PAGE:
This post is filled with spoilers.
While we begin the movie, we see the distinct difference between how Superman’s and Clark Kent’s faces are lighted. Clark Kent is lighter normally, the features are softer and calmer. When Clark smiles, you see hope linger in his eye, you see him believing. Come Superman, keep shadows creep across his face throughout the movie. He is an outsider, there’s no splitting hairs about it, in fact people would have us believe that it is the point of the movie, and yet, this alone distinguishes the two.
Somewhere in the first half, Clark brings grocery home. Smile on his face, he is hoping to surprise the love of his life. Lois is worried, she asks him about the future, about the questions that are building up on them. They talk, Clark smiles. The cut ends in sex. For once, Clark seems to be having fun.
However, Superman seems angry at something, questioning himself. For the quintessential hero that has saved the world, someone who is portrayed so well by the papers, he seems apathetic. Only person he likes saving is probably Lois (and some times his mother). It breaks in, you are uncomfortable. You are uncomfortable because not much later from the first scene he flies full speed onto a terrorist, who is pushed through a solid wall. If Clark Kent even dares to believe in the power of press, Superman is so insecure that when full-metal armoured Batman pushes onto him, he throws him away (despite declaring that he just wanted to talk).
You can discuss about how toxic the masculinity is in this movie.
Snyder talks a big game, and there is imagery to support it.
While, Batman broods, branding criminals, and becoming one himself. Alfred justifiably questions his actions, however, batman’s attitude is unflinching, he is too far gone to come back. Superman is showed as Jesus. Everyone hammers that in. In a scene, you see Superman hovering over the flood victims. He is illuminated by the light from the back, he is heavenly.
Yet, Snyder does not believe in his own imagery, he hammers in the point through a series of interviews on TV, where one person brands him as a saviour.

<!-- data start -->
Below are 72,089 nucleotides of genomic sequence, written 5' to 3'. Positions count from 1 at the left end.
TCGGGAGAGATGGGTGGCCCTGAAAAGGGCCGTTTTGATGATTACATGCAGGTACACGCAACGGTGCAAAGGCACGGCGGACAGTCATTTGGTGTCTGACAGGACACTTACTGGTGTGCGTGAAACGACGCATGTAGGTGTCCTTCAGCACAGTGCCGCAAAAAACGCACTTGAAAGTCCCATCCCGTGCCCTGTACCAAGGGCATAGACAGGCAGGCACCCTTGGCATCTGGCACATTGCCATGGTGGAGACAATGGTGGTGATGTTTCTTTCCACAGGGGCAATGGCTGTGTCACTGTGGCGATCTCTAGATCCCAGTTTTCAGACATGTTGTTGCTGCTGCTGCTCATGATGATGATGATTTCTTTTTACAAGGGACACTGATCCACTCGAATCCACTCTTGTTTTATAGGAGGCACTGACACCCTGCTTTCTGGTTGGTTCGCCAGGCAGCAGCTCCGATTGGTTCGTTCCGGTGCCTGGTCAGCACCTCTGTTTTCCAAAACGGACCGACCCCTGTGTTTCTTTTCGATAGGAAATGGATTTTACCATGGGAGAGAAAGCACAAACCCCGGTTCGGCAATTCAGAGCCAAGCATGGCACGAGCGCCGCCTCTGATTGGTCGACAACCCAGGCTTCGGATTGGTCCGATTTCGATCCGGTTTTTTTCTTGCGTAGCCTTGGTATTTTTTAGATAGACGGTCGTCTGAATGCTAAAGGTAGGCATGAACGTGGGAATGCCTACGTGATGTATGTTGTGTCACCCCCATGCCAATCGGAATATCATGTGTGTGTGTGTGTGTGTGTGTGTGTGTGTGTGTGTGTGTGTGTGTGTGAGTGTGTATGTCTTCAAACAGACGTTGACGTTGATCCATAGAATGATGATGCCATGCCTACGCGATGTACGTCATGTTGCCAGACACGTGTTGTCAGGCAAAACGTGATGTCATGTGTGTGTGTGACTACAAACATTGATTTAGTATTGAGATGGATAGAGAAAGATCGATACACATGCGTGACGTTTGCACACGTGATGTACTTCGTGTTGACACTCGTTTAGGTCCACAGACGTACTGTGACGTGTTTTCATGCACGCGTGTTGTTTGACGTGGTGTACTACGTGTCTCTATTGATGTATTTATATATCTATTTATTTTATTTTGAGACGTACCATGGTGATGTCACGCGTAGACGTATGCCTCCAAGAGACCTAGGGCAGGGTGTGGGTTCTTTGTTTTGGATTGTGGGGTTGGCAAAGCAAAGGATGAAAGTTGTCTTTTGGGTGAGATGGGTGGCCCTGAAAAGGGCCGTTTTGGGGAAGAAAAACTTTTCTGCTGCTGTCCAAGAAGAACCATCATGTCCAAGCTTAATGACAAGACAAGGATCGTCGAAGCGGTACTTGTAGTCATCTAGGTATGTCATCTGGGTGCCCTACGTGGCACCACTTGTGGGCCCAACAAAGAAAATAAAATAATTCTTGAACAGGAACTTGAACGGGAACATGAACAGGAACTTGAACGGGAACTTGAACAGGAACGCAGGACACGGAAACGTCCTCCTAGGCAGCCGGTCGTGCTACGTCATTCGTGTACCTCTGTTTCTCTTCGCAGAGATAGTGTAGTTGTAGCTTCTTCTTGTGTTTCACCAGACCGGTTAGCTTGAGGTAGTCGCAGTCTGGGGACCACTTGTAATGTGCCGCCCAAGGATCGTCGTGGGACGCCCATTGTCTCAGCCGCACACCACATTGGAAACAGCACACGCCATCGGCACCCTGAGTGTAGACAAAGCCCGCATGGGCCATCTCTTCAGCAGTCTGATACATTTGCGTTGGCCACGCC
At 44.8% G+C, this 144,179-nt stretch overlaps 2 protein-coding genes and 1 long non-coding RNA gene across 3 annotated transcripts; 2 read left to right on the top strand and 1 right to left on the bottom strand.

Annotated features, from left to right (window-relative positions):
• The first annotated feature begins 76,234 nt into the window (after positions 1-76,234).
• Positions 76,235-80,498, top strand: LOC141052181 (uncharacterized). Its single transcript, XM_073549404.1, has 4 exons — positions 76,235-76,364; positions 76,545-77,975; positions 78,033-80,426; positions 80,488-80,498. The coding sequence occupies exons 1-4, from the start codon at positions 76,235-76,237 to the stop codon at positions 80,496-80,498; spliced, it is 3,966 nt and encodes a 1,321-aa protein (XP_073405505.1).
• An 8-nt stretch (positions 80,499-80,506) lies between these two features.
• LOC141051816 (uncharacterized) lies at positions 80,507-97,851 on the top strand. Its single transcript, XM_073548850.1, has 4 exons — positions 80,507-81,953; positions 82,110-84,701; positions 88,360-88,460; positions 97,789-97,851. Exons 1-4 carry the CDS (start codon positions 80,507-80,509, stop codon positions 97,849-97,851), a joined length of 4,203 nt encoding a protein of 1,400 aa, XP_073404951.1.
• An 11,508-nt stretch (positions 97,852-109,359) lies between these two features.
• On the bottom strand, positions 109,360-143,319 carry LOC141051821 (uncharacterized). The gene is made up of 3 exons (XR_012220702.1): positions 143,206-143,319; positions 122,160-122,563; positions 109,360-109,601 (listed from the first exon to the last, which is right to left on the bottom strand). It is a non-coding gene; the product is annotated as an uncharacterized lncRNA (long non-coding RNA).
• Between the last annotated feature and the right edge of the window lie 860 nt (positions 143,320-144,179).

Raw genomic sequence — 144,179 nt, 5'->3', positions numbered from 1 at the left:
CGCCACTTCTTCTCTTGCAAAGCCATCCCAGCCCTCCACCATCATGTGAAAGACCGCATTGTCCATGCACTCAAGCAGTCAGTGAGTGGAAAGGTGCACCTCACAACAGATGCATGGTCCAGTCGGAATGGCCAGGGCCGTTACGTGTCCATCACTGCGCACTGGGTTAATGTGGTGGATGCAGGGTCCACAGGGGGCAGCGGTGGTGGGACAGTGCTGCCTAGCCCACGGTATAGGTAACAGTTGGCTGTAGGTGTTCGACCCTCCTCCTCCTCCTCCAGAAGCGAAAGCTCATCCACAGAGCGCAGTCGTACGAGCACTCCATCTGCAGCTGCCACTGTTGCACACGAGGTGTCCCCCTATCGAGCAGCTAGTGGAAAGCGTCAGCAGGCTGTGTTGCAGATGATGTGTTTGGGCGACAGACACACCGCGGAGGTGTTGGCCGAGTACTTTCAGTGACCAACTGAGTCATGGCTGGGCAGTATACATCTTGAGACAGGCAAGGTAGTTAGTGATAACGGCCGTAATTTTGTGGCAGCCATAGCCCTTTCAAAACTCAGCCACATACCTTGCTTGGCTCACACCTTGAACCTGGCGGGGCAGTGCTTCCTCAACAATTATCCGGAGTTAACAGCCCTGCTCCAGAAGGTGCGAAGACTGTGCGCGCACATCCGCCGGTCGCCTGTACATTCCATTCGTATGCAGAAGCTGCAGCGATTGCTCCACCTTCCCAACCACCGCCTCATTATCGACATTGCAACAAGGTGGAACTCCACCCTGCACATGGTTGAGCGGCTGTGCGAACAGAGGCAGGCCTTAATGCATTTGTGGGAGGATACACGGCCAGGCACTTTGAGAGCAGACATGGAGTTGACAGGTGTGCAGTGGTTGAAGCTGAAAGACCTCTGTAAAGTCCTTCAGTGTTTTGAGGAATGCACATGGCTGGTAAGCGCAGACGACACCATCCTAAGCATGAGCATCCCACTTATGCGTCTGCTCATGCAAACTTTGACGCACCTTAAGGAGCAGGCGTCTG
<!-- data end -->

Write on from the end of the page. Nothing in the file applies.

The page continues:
Batman’s actions have gone completely rowdy, somehow he appears even more apathetic than Superman. In a strange sequence we see him move over the victims of a sex trafficker, only to interrogate him and brand him. He does not care about saving innocents, he cares about the “greater good”, a toxic concept when you are dealing with icons that have been altruistic for the majority of their runs.
But, we move on. Batman guns down people without mercy. If the original Batman comics show him as the Detective, here that goes out of the window. We have another icon, a Rambo-ish figurine who believes that guns are the best solution to the problem. At some point the question is raised, whether this vigilantism is necessary, but, that dies down. This is a film that is not interested in asking those questions. Even after compromising both of the icons morally to the point that they are cruel, it does not manage to ask the moral questions, which makes you wonder, what kind of universe are we really bringing home.
When we see the first sequence Martha Wayne is shot in the face as Bruce looks on. A scared Bruce runs, only to be saved by the bats which take him to the light. The second nightmare sequence denounces this immediately, Bruce doesn’t wish to be Batman anymore, and the Batman imagery leeks out of his mother’s and father’s grave, after all “mommy and daddy issues” is the one psychology that really connects the two heroes.